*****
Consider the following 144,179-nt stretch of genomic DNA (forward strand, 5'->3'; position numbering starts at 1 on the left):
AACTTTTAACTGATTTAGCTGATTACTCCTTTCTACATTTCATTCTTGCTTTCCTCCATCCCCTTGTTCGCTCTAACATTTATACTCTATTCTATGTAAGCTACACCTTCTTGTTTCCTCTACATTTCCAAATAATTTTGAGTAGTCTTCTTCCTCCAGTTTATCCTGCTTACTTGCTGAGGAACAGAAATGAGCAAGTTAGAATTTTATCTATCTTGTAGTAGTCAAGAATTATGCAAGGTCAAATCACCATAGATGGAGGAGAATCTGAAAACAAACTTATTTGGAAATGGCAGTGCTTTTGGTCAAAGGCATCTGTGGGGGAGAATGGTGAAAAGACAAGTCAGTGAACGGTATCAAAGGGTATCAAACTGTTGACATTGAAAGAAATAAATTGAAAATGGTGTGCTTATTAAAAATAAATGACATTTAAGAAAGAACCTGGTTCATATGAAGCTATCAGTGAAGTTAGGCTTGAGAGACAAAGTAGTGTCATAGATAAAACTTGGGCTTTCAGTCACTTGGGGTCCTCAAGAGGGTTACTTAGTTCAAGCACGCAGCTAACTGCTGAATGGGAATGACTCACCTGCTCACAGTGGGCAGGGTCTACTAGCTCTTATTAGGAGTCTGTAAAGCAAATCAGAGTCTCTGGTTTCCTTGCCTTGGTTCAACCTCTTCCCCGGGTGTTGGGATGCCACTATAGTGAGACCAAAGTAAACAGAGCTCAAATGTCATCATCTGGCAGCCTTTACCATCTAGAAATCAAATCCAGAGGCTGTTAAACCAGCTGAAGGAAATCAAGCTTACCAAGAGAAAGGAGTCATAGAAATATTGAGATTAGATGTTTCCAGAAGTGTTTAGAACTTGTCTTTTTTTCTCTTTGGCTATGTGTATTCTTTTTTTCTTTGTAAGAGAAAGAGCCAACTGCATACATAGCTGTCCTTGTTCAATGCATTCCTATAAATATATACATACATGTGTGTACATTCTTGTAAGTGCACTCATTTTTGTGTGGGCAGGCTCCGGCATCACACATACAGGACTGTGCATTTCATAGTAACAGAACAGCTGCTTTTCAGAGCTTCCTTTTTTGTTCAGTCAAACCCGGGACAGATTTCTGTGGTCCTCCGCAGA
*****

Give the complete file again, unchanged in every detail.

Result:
Consider the following 144,179-nt stretch of genomic DNA (forward strand, 5'->3'; position numbering starts at 1 on the left):
AACTTTTAACTGATTTAGCTGATTACTCCTTTCTACATTTCATTCTTGCTTTCCTCCATCCCCTTGTTCGCTCTAACATTTATACTCTATTCTATGTAAGCTACACCTTCTTGTTTCCTCTACATTTCCAAATAATTTTGAGTAGTCTTCTTCCTCCAGTTTATCCTGCTTACTTGCTGAGGAACAGAAATGAGCAAGTTAGAATTTTATCTATCTTGTAGTAGTCAAGAATTATGCAAGGTCAAATCACCATAGATGGAGGAGAATCTGAAAACAAACTTATTTGGAAATGGCAGTGCTTTTGGTCAAAGGCATCTGTGGGGGAGAATGGTGAAAAGACAAGTCAGTGAACGGTATCAAAGGGTATCAAACTGTTGACATTGAAAGAAATAAATTGAAAATGGTGTGCTTATTAAAAATAAATGACATTTAAGAAAGAACCTGGTTCATATGAAGCTATCAGTGAAGTTAGGCTTGAGAGACAAAGTAGTGTCATAGATAAAACTTGGGCTTTCAGTCACTTGGGGTCCTCAAGAGGGTTACTTAGTTCAAGCACGCAGCTAACTGCTGAATGGGAATGACTCACCTGCTCACAGTGGGCAGGGTCTACTAGCTCTTATTAGGAGTCTGTAAAGCAAATCAGAGTCTCTGGTTTCCTTGCCTTGGTTCAACCTCTTCCCCGGGTGTTGGGATGCCACTATAGTGAGACCAAAGTAAACAGAGCTCAAATGTCATCATCTGGCAGCCTTTACCATCTAGAAATCAAATCCAGAGGCTGTTAAACCAGCTGAAGGAAATCAAGCTTACCAAGAGAAAGGAGTCATAGAAATATTGAGATTAGATGTTTCCAGAAGTGTTTAGAACTTGTCTTTTTTTCTCTTTGGCTATGTGTATTCTTTTTTTCTTTGTAAGAGAAAGAGCCAACTGCATACATAGCTGTCCTTGTTCAATGCATTCCTATAAATATATACATACATGTGTGTACATTCTTGTAAGTGCACTCATTTTTGTGTGGGCAGGCTCCGGCATCACACATACAGGACTGTGCATTTCATAGTAACAGAACAGCTGCTTTTCAGAGCTTCCTTTTTTGTTCAGTCAAACCCGGGACAGATTTCTGTGGTCCTCCGCAGA